(1) Hall, Dr,David; "Encyclopedia of Japanese Arts", Kodansha 2012, pg 459.
(2) “The original documents are in ‘old Japanese’ thus Dr Nakashima Sensei will translate this into modern Japanese. Yoshie Minami will then take that translations and render them into a basic English format. Finally Antony Cummins will create the full English version...we are working from we are working from the Tokyo National Diet Library version, we used modern Japanese for anyone to read as Kanbun can be difficult” https://www.martialartsplanet.com/threads/antony-cummins-latest-news.96472/page-5
(3) Turnbull, Dr. S. Ninja: Unmasking the Ninja. Frontline, 2017
(4) Ron Roy Translation. http://www.ninpo.org/historicalrecords/bansenshukai/bansenshukai_vol_1.html
(5) Cummins, A. Miami, Y. Book of the Ninja, Watkins Publishing LTD (10 Oct. 2013)
(6) Hall, Dr. David A. Encyclopedia of Japanese Martial Arts. Kodansha 2012
(7) Cummins, A. Miami, Y. Book of the Ninja, Watkins Publishing LTD (10 Oct. 2013), pg.42.
(8) Owada, Tetsuo (1973). Ōmi Azai Shi (Tokyo, Shin Jinbutsu Ōraisha), p. 81
(9) Owada, Tetsuo (1973). Ōmi Azai Shi (Tokyo, Shin Jinbutsu Ōraisha), pp. 82-84.
(10) Azai Sandai ki Volume 11 http://yoshiok26.p1.bindsite.jp/bunken/cn14/asai12.html (Hikone City Board of Education (no date). ‘Watashi no machi no Sengoku’: Dodo uji to Dodo yakata (information sheet) (Hikone City).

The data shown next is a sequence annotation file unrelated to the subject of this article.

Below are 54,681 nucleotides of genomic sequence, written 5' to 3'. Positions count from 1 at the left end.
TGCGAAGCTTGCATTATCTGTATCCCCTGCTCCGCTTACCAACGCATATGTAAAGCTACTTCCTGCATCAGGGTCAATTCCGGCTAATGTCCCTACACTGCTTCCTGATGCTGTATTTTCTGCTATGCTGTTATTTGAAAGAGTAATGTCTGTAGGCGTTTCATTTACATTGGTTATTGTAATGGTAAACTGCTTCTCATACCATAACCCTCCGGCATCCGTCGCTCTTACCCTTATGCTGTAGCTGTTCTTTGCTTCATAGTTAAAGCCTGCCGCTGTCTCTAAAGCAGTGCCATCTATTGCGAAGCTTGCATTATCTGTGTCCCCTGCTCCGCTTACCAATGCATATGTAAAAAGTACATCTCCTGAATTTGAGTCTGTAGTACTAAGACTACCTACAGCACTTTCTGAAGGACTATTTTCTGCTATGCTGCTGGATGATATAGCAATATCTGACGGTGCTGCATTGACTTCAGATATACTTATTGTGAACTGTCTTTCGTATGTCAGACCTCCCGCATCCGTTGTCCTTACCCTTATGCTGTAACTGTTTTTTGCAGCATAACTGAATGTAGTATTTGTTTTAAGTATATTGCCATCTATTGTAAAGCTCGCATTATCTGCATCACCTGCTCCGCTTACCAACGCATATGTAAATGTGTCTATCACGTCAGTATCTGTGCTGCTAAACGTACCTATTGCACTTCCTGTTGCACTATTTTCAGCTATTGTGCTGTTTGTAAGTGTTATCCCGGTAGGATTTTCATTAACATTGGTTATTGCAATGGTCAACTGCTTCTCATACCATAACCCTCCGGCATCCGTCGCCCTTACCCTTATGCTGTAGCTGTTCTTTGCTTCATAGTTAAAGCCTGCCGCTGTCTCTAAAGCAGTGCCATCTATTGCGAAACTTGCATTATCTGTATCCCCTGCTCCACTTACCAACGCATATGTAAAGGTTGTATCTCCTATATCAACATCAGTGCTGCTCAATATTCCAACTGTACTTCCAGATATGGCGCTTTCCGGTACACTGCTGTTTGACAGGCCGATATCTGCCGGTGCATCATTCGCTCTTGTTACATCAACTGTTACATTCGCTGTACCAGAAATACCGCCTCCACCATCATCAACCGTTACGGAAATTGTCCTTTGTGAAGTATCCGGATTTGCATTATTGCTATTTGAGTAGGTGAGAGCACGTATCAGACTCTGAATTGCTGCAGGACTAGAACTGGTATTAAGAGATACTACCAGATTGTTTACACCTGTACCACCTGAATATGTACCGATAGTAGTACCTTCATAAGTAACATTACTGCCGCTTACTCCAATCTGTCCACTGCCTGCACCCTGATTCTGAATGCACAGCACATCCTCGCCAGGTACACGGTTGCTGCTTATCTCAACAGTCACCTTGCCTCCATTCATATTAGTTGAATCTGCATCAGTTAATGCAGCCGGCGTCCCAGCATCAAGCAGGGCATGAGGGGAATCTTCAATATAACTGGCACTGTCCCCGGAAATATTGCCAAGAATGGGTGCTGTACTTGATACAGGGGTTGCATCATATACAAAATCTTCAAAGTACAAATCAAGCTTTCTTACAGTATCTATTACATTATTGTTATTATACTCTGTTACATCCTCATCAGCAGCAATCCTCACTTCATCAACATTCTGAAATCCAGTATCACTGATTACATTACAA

(11) Turnbull, Dr. S.Ninja: Unmasking the Ninja, Frontline, 2017
(12) Hall, Dr. David A. Encyclopedia of Japanese Martial Arts. Kodansha 2012
(13) You may think I am exaggerating, but this is the deluded beliefs put forward about the ninja. For example, noted fraud Antony Cummins asserts in all seriousness that reading the Bansenshukai, a period fantasy document, "allows a single human to train diligently to become a clandestine operative with knowledge that rivals modern Special Forces”. (Cummins, A. Minami, Y. Book of the Ninja, Watkins, 2013). As a former instructor to Special Forces members, military and police, with many friends who served, and those who are still on active service, I find this comment both ignorant and distasteful. It is the macho posturing of someone who has no clue what those men and women go through and what is asked of them.
You've been reading about the Bansenshukai. Check out the next part, the Ninpiden Here.